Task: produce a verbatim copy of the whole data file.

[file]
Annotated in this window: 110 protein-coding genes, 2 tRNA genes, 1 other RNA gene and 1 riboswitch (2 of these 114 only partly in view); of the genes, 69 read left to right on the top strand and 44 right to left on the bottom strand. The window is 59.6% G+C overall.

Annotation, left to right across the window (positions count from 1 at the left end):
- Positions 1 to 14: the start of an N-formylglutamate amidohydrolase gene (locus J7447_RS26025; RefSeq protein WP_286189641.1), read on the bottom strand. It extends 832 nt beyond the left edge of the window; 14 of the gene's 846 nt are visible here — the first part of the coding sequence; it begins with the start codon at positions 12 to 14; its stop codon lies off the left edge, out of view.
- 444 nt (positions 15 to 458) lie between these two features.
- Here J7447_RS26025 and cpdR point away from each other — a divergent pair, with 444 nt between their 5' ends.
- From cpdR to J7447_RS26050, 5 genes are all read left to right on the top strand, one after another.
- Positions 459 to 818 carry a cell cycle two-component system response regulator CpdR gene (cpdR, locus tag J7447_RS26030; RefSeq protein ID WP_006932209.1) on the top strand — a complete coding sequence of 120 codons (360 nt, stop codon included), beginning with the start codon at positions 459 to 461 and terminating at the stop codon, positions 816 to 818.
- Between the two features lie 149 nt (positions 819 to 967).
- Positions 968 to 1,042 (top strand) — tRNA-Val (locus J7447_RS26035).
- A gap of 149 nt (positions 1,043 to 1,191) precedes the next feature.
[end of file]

Annotated in this window: 110 protein-coding genes, 2 tRNA genes, 1 other RNA gene and 1 riboswitch (2 of these 114 only partly in view); of the genes, 69 read left to right on the top strand and 44 right to left on the bottom strand. The window is 59.6% G+C overall.

Annotation, left to right across the window (positions count from 1 at the left end):
- Positions 1 to 14: the start of an N-formylglutamate amidohydrolase gene (locus J7447_RS26025; RefSeq protein WP_286189641.1), read on the bottom strand. It extends 832 nt beyond the left edge of the window; 14 of the gene's 846 nt are visible here — the first part of the coding sequence; it begins with the start codon at positions 12 to 14; its stop codon lies off the left edge, out of view.
- 444 nt (positions 15 to 458) lie between these two features.
- Here J7447_RS26025 and cpdR point away from each other — a divergent pair, with 444 nt between their 5' ends.
- From cpdR to J7447_RS26050, 5 genes are all read left to right on the top strand, one after another.
- Positions 459 to 818 carry a cell cycle two-component system response regulator CpdR gene (cpdR, locus tag J7447_RS26030; RefSeq protein ID WP_006932209.1) on the top strand — a complete coding sequence of 120 codons (360 nt, stop codon included), beginning with the start codon at positions 459 to 461 and terminating at the stop codon, positions 816 to 818.
- Between the two features lie 149 nt (positions 819 to 967).
- Positions 968 to 1,042 (top strand) — tRNA-Val (locus J7447_RS26035).
- A gap of 149 nt (positions 1,043 to 1,191) precedes the next feature.